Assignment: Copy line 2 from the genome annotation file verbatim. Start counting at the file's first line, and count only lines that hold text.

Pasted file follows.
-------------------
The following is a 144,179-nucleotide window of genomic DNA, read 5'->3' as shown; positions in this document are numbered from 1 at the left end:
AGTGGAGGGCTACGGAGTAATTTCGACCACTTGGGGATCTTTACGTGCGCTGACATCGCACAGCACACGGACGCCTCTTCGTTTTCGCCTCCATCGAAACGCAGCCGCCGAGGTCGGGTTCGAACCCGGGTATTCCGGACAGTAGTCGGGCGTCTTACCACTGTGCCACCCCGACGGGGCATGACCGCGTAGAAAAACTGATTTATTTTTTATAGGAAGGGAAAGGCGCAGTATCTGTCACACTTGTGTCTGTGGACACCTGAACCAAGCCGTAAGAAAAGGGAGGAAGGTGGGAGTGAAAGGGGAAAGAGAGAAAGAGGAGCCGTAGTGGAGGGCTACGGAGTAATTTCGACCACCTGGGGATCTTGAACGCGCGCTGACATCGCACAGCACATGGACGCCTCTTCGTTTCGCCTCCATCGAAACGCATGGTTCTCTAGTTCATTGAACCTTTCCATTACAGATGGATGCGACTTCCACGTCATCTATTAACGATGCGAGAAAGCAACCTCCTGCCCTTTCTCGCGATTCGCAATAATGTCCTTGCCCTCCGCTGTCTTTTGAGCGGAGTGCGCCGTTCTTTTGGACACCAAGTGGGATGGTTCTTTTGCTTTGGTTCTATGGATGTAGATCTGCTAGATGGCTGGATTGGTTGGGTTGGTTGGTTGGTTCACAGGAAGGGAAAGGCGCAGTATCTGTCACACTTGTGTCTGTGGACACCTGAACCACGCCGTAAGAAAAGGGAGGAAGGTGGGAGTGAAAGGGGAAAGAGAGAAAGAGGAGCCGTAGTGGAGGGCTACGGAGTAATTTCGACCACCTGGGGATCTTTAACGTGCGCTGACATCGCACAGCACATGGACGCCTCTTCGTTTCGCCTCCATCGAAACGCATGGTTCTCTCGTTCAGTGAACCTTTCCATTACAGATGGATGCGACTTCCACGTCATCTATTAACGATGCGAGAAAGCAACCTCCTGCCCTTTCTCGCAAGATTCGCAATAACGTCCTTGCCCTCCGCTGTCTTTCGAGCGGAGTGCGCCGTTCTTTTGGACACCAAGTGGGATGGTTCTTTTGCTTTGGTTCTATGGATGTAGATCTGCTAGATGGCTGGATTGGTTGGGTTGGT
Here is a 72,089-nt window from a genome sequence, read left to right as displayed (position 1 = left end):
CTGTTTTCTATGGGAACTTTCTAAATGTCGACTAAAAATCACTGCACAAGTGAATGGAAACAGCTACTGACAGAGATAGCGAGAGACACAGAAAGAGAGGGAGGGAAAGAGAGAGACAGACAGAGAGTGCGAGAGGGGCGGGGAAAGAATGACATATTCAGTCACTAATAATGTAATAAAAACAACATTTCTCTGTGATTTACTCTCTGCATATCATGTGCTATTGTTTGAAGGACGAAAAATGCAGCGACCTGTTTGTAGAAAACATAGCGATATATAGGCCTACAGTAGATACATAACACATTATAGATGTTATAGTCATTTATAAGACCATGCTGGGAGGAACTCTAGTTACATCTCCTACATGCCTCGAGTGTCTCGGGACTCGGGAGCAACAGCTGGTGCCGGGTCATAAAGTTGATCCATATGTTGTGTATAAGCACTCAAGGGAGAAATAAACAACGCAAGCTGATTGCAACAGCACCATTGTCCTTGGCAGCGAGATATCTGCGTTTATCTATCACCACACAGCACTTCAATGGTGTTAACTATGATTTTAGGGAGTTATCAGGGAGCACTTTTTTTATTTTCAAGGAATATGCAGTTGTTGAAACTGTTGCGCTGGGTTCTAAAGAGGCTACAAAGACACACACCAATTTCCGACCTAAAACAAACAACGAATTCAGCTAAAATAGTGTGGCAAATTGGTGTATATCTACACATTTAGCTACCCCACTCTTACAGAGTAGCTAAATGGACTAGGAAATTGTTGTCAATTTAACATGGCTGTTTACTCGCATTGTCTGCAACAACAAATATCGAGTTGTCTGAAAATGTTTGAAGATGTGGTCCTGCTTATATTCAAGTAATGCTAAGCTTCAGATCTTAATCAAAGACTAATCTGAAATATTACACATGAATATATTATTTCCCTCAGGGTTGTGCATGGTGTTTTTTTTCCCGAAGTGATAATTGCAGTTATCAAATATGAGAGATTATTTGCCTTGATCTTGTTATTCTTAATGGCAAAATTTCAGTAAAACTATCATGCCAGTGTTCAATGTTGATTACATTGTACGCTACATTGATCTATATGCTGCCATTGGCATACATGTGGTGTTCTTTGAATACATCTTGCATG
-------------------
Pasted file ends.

AGTGGAGGGCTACGGAGTAATTTCGACCACTTGGGGATCTTTACGTGCGCTGACATCGCACAGCACACGGACGCCTCTTCGTTTTCGCCTCCATCGAAACGCAGCCGCCGAGGTCGGGTTCGAACCCGGGTATTCCGGACAGTAGTCGGGCGTCTTACCACTGTGCCACCCCGACGGGGCATGACCGCGTAGAAAAACTGATTTATTTTTTATAGGAAGGGAAAGGCGCAGTATCTGTCACACTTGTGTCTGTGGACACCTGAACCAAGCCGTAAGAAAAGGGAGGAAGGTGGGAGTGAAAGGGGAAAGAGAGAAAGAGGAGCCGTAGTGGAGGGCTACGGAGTAATTTCGACCACCTGGGGATCTTGAACGCGCGCTGACATCGCACAGCACATGGACGCCTCTTCGTTTCGCCTCCATCGAAACGCATGGTTCTCTAGTTCATTGAACCTTTCCATTACAGATGGATGCGACTTCCACGTCATCTATTAACGATGCGAGAAAGCAACCTCCTGCCCTTTCTCGCGATTCGCAATAATGTCCTTGCCCTCCGCTGTCTTTTGAGCGGAGTGCGCCGTTCTTTTGGACACCAAGTGGGATGGTTCTTTTGCTTTGGTTCTATGGATGTAGATCTGCTAGATGGCTGGATTGGTTGGGTTGGTTGGTTGGTTCACAGGAAGGGAAAGGCGCAGTATCTGTCACACTTGTGTCTGTGGACACCTGAACCACGCCGTAAGAAAAGGGAGGAAGGTGGGAGTGAAAGGGGAAAGAGAGAAAGAGGAGCCGTAGTGGAGGGCTACGGAGTAATTTCGACCACCTGGGGATCTTTAACGTGCGCTGACATCGCACAGCACATGGACGCCTCTTCGTTTCGCCTCCATCGAAACGCATGGTTCTCTCGTTCAGTGAACCTTTCCATTACAGATGGATGCGACTTCCACGTCATCTATTAACGATGCGAGAAAGCAACCTCCTGCCCTTTCTCGCAAGATTCGCAATAACGTCCTTGCCCTCCGCTGTCTTTCGAGCGGAGTGCGCCGTTCTTTTGGACACCAAGTGGGATGGTTCTTTTGCTTTGGTTCTATGGATGTAGATCTGCTAGATGGCTGGATTGGTTGGGTTGGT